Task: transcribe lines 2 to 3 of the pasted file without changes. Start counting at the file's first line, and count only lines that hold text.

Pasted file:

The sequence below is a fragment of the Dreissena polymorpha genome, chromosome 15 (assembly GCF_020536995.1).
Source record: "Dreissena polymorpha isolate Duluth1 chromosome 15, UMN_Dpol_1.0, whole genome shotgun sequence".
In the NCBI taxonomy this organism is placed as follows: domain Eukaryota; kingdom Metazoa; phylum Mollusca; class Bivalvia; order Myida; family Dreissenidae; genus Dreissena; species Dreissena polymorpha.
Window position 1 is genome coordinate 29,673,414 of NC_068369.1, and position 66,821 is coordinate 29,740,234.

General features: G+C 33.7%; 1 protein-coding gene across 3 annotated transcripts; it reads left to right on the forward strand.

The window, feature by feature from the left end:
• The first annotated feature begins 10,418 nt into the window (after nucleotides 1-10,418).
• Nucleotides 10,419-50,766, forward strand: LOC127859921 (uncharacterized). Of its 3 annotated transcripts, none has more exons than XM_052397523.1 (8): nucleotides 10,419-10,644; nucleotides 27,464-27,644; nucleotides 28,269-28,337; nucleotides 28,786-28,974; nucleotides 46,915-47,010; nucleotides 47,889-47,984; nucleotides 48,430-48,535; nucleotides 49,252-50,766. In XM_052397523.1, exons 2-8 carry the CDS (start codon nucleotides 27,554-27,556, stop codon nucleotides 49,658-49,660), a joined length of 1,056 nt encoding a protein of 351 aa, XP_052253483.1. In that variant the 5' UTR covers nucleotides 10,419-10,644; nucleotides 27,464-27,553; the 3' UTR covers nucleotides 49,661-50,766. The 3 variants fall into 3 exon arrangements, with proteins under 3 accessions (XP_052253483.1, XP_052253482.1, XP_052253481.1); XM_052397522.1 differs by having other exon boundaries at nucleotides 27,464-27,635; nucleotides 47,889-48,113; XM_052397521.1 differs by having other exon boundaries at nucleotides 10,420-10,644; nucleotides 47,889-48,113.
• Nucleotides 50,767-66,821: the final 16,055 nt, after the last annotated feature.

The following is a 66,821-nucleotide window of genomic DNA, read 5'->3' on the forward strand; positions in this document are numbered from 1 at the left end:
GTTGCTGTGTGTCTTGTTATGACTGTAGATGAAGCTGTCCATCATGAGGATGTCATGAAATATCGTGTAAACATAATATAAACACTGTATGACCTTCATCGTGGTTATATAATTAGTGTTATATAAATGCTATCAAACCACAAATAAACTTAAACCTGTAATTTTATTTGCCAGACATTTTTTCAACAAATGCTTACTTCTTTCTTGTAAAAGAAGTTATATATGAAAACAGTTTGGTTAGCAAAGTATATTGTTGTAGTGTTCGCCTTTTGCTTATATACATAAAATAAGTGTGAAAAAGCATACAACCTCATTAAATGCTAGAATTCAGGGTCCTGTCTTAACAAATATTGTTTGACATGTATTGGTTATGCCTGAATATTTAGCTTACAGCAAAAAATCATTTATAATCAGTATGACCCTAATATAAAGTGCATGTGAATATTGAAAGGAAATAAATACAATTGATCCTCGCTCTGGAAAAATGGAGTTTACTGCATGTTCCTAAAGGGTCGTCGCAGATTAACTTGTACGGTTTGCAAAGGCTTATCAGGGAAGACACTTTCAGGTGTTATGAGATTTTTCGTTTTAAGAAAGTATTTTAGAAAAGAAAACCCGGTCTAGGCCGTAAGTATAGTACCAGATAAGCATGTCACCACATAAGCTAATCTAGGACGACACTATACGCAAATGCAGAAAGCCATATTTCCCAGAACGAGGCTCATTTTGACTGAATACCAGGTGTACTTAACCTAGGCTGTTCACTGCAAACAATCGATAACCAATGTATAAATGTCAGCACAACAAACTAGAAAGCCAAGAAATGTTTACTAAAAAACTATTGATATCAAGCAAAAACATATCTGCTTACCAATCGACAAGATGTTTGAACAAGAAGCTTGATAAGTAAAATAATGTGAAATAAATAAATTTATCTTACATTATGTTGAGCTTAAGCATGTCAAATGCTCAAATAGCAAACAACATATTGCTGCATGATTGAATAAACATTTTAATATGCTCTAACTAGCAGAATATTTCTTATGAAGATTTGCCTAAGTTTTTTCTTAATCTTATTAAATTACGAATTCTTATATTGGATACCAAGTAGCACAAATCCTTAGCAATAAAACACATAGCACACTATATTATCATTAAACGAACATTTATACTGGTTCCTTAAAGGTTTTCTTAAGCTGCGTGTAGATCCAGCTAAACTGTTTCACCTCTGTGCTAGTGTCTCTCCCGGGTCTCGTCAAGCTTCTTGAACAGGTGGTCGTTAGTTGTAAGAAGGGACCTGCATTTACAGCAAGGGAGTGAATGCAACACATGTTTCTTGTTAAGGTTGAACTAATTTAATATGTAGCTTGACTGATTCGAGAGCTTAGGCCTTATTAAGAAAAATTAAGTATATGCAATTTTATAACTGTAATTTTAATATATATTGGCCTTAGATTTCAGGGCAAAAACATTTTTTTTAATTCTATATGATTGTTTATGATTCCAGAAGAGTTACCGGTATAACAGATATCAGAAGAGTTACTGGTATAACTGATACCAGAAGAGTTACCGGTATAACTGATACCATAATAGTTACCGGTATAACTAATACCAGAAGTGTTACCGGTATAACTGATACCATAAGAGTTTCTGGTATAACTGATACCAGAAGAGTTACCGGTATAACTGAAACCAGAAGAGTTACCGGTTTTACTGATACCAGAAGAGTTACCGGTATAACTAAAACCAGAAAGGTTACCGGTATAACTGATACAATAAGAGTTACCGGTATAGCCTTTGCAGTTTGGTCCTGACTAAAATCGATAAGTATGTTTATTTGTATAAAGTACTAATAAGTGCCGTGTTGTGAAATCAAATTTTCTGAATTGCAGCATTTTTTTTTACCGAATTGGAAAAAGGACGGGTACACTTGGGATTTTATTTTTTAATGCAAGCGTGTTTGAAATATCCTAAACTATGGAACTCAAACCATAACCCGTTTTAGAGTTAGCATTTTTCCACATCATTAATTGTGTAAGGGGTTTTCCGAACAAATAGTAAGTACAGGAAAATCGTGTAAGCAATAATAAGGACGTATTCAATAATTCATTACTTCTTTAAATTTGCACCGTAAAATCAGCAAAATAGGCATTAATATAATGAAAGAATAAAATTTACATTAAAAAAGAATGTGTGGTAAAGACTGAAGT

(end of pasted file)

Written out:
Source record: "Dreissena polymorpha isolate Duluth1 chromosome 15, UMN_Dpol_1.0, whole genome shotgun sequence".
In the NCBI taxonomy this organism is placed as follows: domain Eukaryota; kingdom Metazoa; phylum Mollusca; class Bivalvia; order Myida; family Dreissenidae; genus Dreissena; species Dreissena polymorpha.